More restaurant jobs will be lost if rates not reduced - warning

Wednesday 26 March 2014 10.28
Restaurants Association of Ireland holds its AGM in Dublin today
Restaurants Association of Ireland holds its AGM in Dublin today

The Restaurants Association of Ireland has warned that more restaurants will close and more jobs will be lost, especially in rural Ireland, if action is not taken to reduce local authority rates. 

The association holds its AGM today in Dublin and has warned that rising rates are destroying small restaurants in rural communities. 

A recent business survey carried out by the association found that most participants had experienced a rise in their rate charges in the last five years, despite poor trading conditions. 

The survey also noted that restauranteurs pay an average of €23,279 in rates a year, which contributes to making Ireland the most expensive country in Europe to run a restaurant. 

The association also says that Irish restaurants pay the highest catering wage rate in Europe, while Ireland has the highest excise duty on wines in Europe and pays 24% more for food cost inputs than other European countries. 

Annual water charges vary from up to €12,500 in urban areas to €5,000 in rural areas and these charges are set to rise with the introduction of Irish Water.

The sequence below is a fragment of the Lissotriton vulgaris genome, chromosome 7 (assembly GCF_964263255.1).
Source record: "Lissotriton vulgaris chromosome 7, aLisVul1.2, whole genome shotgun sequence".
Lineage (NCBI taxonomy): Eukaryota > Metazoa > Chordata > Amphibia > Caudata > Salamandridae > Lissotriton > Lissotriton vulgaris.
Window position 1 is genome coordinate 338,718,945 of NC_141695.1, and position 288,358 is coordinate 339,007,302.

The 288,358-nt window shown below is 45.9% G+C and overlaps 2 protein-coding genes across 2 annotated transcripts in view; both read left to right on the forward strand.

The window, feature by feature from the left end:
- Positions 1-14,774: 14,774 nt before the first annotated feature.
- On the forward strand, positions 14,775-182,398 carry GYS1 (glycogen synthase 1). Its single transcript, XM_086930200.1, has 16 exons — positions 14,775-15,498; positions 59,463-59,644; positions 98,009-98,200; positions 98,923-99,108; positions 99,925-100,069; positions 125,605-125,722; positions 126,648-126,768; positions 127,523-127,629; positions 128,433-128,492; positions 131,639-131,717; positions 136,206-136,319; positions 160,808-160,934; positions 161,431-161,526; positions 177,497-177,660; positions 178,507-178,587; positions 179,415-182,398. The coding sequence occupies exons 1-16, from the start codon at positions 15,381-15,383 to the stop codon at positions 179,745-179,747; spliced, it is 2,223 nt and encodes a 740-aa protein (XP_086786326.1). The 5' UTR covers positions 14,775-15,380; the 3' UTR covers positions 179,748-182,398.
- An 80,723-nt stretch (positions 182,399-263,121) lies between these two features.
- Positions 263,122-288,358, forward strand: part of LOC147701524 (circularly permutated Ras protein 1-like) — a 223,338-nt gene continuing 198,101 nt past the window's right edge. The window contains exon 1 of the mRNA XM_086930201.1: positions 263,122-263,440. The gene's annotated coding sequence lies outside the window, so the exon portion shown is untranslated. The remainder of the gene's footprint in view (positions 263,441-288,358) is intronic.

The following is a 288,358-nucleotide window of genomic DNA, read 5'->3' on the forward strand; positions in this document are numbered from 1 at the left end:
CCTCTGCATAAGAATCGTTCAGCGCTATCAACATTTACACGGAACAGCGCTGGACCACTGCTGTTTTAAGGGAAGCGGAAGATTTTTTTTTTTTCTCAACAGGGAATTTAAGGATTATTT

Restauranteurs also pay over €20,000 a year in waste charges and have to deal with 25 different agencies and authorities in the day to day running of their business, the association claims.

"Many restaurants, especially in rural areas, don’t see any return on the rates they pay. Issues like waste and water treatment, street maintenance and availability of parking should be managed more efficiently and effectively by local authorities, but restaurateurs are having to carry the high cost of these necessities," commented the Restaurants Association of Ireland's chief executive Adrian Cummins.

The Irish restaurant industry employs 64,000 people - or one in four tourism jobs - and contributes €2 billion to the economy each year.